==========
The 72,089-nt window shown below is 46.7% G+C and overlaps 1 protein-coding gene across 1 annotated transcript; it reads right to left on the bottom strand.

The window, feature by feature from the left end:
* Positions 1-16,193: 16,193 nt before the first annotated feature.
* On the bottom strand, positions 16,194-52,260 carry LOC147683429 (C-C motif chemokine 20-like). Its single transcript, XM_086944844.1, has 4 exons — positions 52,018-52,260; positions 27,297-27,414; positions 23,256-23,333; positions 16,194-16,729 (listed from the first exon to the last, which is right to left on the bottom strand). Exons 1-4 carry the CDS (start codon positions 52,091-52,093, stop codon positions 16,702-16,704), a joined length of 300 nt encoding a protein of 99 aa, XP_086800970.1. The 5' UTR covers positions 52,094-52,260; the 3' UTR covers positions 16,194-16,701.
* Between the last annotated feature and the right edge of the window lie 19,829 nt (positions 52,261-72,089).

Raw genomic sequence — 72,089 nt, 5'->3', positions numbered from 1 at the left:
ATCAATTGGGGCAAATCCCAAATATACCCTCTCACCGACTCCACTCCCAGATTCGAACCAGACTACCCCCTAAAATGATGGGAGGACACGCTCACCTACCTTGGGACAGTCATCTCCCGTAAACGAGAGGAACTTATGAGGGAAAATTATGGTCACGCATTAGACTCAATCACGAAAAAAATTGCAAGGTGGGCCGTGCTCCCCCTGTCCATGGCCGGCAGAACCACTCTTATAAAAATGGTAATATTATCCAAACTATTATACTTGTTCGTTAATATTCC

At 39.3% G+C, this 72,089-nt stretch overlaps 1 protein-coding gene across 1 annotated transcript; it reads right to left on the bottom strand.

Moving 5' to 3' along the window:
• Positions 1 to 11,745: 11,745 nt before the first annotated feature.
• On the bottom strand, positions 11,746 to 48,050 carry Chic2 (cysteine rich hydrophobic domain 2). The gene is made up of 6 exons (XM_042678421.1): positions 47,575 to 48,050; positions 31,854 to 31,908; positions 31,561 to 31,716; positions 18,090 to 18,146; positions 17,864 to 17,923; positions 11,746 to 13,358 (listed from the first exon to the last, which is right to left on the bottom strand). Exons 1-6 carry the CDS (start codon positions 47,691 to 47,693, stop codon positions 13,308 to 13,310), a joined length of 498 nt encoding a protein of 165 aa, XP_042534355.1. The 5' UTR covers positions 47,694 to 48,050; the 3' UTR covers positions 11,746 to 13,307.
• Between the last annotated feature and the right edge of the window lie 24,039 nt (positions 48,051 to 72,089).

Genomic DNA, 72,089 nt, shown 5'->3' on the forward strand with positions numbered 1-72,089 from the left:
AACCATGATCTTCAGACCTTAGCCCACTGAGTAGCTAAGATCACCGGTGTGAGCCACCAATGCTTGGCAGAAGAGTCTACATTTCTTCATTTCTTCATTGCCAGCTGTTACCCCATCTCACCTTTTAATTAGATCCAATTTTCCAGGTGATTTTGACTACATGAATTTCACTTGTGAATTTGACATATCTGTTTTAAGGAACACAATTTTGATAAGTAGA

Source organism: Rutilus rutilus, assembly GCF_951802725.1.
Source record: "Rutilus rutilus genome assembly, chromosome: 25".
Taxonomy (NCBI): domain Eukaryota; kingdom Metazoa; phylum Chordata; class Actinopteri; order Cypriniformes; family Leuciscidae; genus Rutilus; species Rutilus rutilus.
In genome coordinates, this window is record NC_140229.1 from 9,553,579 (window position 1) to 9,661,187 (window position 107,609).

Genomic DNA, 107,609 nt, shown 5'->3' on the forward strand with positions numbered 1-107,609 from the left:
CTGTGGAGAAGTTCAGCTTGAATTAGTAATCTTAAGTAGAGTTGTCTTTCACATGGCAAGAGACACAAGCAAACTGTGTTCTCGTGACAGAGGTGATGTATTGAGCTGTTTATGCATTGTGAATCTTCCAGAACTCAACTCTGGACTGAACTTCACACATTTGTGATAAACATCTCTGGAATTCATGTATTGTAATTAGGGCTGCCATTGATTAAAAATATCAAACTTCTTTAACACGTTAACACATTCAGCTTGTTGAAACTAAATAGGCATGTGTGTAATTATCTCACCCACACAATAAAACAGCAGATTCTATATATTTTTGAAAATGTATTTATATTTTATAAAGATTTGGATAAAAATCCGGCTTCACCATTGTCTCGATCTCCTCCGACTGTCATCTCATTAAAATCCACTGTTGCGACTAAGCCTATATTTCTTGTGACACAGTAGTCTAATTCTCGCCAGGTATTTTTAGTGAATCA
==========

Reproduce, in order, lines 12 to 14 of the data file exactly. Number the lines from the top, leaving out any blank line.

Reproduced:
• Between the last annotated feature and the right edge of the window lie 24,039 nt (positions 48,051 to 72,089).

Genomic DNA, 72,089 nt, shown 5'->3' on the forward strand with positions numbered 1-72,089 from the left:
AACCATGATCTTCAGACCTTAGCCCACTGAGTAGCTAAGATCACCGGTGTGAGCCACCAATGCTTGGCAGAAGAGTCTACATTTCTTCATTTCTTCATTGCCAGCTGTTACCCCATCTCACCTTTTAATTAGATCCAATTTTCCAGGTGATTTTGACTACATGAATTTCACTTGTGAATTTGACATATCTGTTTTAAGGAACACAATTTTGATAAGTAGA